David and Yvonne Prough, Pittsburg, can’t think of a time when they didn’t recycle. They just didn’t call it that.

David and Yvonne Prough, Pittsburg, can’t think of a time when they didn’t recycle. They just didn’t call it that.

They and daughter Jeni are all active volunteers at the Southeast Kansas Recycling Center.

“People ask us when we got into recycling,” Prough said. “I was born and raised on a farm in northern Indiana, and Yvonne was born and raised on a farm in Arkansas, and we’ve been recycling stuff since we were born. But we never knew it was recycling; we called it surviving.”

His wife has childhood memories of collecting scrap metal during World War II.

“It was instilled in us to use everything for something,” Mrs. Prough said. “I’ve been known to go out to the pig pens and pick out the corn cobs to burn in the stove. We made sheets and towels out of feed sacks. It took five sacks to make a sheet.”

The two met in Tulsa, Okla., and hit it off well, despite the fact that he regards himself as a Yankee and refers to her as a hillbilly.

“I’m a Southerner,” Mrs. Prough said.

They lived in Arizona and Colorado, then spent nine years in Pennsylvania before going to St. Louis and finally moving to Pittsburg to be near relatives.

“I went to work in Family Entertainment in shipping and receiving, and came here to the SEK Recycling Center to pick up those plastic packing peanuts,” Prough said. “I got to know Chuck Delp, the director, and when the bottom fell out of the prices he got for commodities and he had to lay off his crew, the three of us came in to help out.”

Prough handles the books that come in.

“I think the one author we get the most of is Dr. Phil,” he said.

Books in good shape are sold for 25 cents for hardcover and 10 cents for paperback. All children’s books, hardcover or paperback, are also a dime.

“The biggest book sale we had brought in $2,100, so that’s a lot of books we put into people’s hands,” Prough said. “But we get some books that are in really gross condition, and we ship those out.”

Other books are in good shape but not wanted, such as outdated texts and reference books. These are sent to the book equivalent of a guillotine. The device severs the spines from the books, leaving the loose pages ready to be recycled.

“It really bothers me when we get books 150 years old in here and nobody wants them,” Mrs. Prough said.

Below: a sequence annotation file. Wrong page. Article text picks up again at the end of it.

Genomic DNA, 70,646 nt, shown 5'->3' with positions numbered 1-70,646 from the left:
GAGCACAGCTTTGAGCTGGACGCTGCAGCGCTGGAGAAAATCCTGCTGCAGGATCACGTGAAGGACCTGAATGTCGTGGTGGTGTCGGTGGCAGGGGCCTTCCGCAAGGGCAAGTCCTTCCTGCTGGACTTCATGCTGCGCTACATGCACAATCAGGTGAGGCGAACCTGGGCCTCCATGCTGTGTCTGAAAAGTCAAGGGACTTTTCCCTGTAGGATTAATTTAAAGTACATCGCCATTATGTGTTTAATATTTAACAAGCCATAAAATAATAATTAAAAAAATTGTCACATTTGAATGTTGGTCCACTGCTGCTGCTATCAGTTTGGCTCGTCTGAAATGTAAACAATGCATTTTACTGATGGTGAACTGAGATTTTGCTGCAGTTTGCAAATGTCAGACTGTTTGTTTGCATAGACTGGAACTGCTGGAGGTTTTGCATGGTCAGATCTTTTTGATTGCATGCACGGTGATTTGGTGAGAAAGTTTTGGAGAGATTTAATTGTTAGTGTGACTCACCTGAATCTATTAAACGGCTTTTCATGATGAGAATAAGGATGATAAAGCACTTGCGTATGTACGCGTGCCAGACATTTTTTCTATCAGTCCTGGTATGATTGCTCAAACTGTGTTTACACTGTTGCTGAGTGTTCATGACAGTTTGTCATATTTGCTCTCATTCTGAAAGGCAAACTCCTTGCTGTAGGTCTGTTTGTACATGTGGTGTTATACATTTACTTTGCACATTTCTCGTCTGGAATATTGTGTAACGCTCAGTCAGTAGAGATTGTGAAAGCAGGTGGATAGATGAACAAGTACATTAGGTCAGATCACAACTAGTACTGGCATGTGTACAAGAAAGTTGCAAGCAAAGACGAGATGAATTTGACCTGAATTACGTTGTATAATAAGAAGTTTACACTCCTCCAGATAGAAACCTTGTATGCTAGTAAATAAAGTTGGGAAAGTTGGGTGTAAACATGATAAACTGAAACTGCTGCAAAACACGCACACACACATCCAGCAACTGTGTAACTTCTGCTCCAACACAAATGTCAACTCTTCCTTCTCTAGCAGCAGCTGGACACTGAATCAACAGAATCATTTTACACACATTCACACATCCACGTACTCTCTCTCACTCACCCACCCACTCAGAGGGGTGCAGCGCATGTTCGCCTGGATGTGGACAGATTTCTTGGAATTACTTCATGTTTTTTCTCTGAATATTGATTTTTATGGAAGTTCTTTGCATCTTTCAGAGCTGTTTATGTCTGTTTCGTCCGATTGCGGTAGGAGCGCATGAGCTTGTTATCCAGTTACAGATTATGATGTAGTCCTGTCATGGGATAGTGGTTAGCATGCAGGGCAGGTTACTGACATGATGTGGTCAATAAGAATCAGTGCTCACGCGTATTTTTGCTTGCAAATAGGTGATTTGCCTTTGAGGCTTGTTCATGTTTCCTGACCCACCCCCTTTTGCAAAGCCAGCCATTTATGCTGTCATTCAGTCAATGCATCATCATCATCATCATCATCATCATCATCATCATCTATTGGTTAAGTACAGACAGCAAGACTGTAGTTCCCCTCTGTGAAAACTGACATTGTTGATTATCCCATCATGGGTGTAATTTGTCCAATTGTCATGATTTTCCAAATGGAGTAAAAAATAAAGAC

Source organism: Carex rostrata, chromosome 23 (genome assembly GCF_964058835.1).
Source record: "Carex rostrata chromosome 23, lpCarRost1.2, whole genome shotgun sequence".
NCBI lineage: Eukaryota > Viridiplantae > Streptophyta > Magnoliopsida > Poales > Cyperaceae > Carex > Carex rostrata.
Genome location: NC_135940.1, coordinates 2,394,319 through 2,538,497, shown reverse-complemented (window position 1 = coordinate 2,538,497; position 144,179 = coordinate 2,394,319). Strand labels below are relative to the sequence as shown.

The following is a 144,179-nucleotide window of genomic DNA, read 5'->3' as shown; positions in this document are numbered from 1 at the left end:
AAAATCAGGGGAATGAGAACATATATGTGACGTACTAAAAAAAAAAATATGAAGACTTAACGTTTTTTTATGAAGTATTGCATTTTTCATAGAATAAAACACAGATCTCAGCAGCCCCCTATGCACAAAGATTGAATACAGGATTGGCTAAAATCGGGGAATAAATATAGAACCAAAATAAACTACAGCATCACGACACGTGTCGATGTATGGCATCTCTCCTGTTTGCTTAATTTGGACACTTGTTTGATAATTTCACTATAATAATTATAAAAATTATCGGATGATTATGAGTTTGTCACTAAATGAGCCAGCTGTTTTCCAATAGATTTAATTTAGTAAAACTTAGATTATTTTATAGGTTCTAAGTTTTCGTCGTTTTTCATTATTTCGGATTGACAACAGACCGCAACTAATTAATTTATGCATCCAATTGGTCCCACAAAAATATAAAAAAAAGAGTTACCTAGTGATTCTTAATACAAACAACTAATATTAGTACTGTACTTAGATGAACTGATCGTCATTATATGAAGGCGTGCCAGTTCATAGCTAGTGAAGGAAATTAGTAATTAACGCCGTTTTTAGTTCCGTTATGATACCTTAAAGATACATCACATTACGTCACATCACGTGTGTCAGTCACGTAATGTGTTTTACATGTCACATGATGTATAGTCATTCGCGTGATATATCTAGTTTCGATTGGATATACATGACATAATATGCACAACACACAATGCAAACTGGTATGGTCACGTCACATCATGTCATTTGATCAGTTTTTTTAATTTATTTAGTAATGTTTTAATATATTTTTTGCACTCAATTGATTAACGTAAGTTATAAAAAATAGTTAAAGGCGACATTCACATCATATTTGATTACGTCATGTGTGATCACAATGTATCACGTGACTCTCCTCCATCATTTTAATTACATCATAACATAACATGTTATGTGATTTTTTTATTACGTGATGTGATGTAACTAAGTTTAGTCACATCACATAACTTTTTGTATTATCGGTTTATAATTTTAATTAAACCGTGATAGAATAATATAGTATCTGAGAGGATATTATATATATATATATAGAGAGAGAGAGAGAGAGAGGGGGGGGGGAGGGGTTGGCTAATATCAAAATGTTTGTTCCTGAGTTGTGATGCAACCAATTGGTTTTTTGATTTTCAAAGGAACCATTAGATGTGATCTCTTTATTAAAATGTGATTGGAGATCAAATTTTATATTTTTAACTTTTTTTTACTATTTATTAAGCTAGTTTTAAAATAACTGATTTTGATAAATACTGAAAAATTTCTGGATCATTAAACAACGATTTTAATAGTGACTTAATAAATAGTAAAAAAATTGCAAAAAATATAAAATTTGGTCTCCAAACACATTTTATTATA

“Some geeky person said that by 2014 there won’t be any more books printed, they’ll all be those e-book thingies,” her husband said. “Can you imagine curling up in bed at night with one of those things?”

Mrs. Prough and her daughter sort through junk mail and other paper, sorting it out into its various categories.

She has also taken on the “New to You Resale Shopp” at the center.

“We will have whatever people bring in that’s reusable, except clothing,” Mrs. Prough said. “I’m hoping I can get more volunteers.”

Her husband said that he’s proud of the recycling center.

“When we go any place that has a recycling center, we try to visit it, and the people in this area have so much to be proud of,” he said. “This is a fantastic enterprise. I’m also proud of the people who bring us their recyclables, but disappointed because a lot of people don’t make the effort.”

Mrs. Prough noted that, in Pennsylvania, the problem of waste disposal was previously handled by simply loading everything onto garbage scows and dumping it into the ocean. When the scows were banned, there were no systems in place for handling trash or recycling.

She also told of Centralia, the Pennsylvania town that was destroyed by a coal mine fire that started in 1962, is still burning and will probably continue for another 250 to 1,000 years.

“It started when they burned trash in the pit of an abandoned strip mine that was connected to a vein of coal,” Mrs. Prough said. “I’m surprised something like that hasn’t happened around here.”

“People have got to realize that if they don’t recycle now, they’ll be forced to later on,” her husband said. “And then they’ll have to pay for it.”